As the world gathers to take account of the ways humanity has made an impact on the global climate, and the ways we can work together to reduce our impacts on the world I want to look back into more of the lessons and experiences I had while in Fiji. As I mentioned in an earlier post, one of the activities I participated in was Climate Week events in Levuka, Fiji. These events were in preparation for the ongoing climate talks happening in Bonn, Germany. the purpose of this meeting, “under the Presidency of the Republic Fiji to negotiate the implementation of the Paris Agreement on Climate Change.”
Impacts from climate change are affecting Fiji in many ways. As the temperatures change along with the frequency of rainfall, concerns about water and food security are a real and active issue being faced by villagers in the 106 inhabited islands of Fiji. Throughout my 2 year tour in the South Pacific I was overwhelmed by the dependence on imported food and the quantities of plastic that were consumed in remote areas of the world. Much of this plastic is from water transported to the various islands on a one way trip of wasteful consumption and environmental pollution. For most of the world, consuming plastic water is one of the greatest way individuals collectively pollute the world. Additionally, due to the great awakening brought on by the Standing Rock Sioux, the indigenous people of the world are awakening their great and united voice, declaring that now is the time we must tend to the needs of Mother Earth.
While I was with the delegation members of the COP23 climate change week activities in September 2017, I engaged in a variety of conversations with village leaders and government staff. Many were shocked at how the pieces of plastic water combine. We talked about life on the islands, where for most needs, villagers are often required to grow their own foods, to work the land by hand and through a relationship with the Earth, eek out their livings. We talked about plastic and it’s roles in global climate change.
I began by showing them how a bottle of water damages the environment through carbon pollution. I explained how essentially, drinking plastic bottles of water burns oil into the atmosphere. According to the Pacific Institute, the combined energy of creation and transportation of plastic is equivalent to 25% of the volume of the bottle in oil burned into the atmosphere. Essentially for every 4 liters of Fiji bottled water one consumes, one liter of oil is burned into the atmosphere. For a case of plastic water consumed in the United States that’s 2.25 quarts of oil per case of 12 oz (500 ml) bottles.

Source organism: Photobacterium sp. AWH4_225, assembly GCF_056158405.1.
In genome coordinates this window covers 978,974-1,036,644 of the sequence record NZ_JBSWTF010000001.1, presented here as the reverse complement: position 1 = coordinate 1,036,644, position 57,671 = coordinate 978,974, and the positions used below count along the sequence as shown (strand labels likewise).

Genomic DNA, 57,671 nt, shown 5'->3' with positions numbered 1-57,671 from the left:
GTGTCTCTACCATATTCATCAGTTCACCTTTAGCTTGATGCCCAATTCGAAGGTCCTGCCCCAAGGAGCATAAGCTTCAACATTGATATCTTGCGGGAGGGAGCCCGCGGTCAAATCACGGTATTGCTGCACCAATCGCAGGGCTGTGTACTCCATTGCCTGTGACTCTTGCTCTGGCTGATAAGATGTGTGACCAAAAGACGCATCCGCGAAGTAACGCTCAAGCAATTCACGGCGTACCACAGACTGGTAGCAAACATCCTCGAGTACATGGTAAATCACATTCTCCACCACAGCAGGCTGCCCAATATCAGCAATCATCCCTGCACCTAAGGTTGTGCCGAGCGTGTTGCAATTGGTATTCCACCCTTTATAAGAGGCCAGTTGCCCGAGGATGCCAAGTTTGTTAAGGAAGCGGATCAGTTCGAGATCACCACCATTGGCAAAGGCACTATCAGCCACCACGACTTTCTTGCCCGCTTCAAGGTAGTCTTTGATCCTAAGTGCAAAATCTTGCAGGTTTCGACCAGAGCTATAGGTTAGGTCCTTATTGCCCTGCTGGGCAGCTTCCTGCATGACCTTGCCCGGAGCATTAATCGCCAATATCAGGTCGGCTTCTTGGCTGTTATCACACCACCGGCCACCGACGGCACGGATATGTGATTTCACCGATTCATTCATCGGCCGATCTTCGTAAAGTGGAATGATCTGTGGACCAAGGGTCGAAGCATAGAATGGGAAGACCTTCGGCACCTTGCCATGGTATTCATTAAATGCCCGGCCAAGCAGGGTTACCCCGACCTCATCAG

Through my time in working with those across the islands, many islanders will recognize their plastic water consumption as unnecessary. I continuously asked people on the islands, what do they do with the plastics after they use them? Please remember that left on the island, they will take up quantities plastics that left in the ocean will take up to 500 years to degrade into micro-plastics the size of grains of sand.
The reality is that across the islands of the South Pacific, including the island of Ovalau, Fiji – and the old capitol city of Levuka (a World Heritage Sitea World Heritage Site) plastic waste is often burned into the atmosphere. Burning plastic has some impacts both global climate change as well as emissions that the ozone hole. Unfortunately, every island nation that has people on it, consumes plastics in one form or another. Many, like Fiji are phasing in plastic bag bans, generally with a fee or are introducing biodegradable plastic bags.
Sitting around a bowl of grog on a Wednesday evening in September, I was blessed to sit with people facing this issue first hand, where the problem is a daily part of life. They have mixed water quality issues because some piping is starting to rust. The infrastructure, laid in the ground 50-60 years ago; is beginning to deteriorate. Many villagers are concerned that the replacement pipe is plastic and not metal. Additionally, Ovalau was hit by a hurricane in February- 2016 and is still recovering from the storm. There are houses and buildings in every village that are not repaired. By my observations I would estimate that less than one in twenty houses have rain water storage.
How do we solve this problem? In most villages people don’t understand that carcinogens and heavy metals are released when they burn plastic trash. For two months I have been pondering this question. If you’ve read my waste management paper on converting plastic to fuel, you know that there are many ways we can repurpose the waste from our consumption practices. Currently I’m working on a feasibility study regarding a specific way to utilize post consumer plastics to create new molded or printed plastic containers. This concept would allow local consumers to transform their waste into environmental preparedness and protect themselves from water scarcity as well and divert from the developing practice of drinking water purchased from another place in the world.
As we look at what processes and ideas we can come up with to reduce our carbon footprint and the stresses upon mother earth, I for one am paying close attention to the conversations coming as Fiji leads COP23 in Bonn, Germany.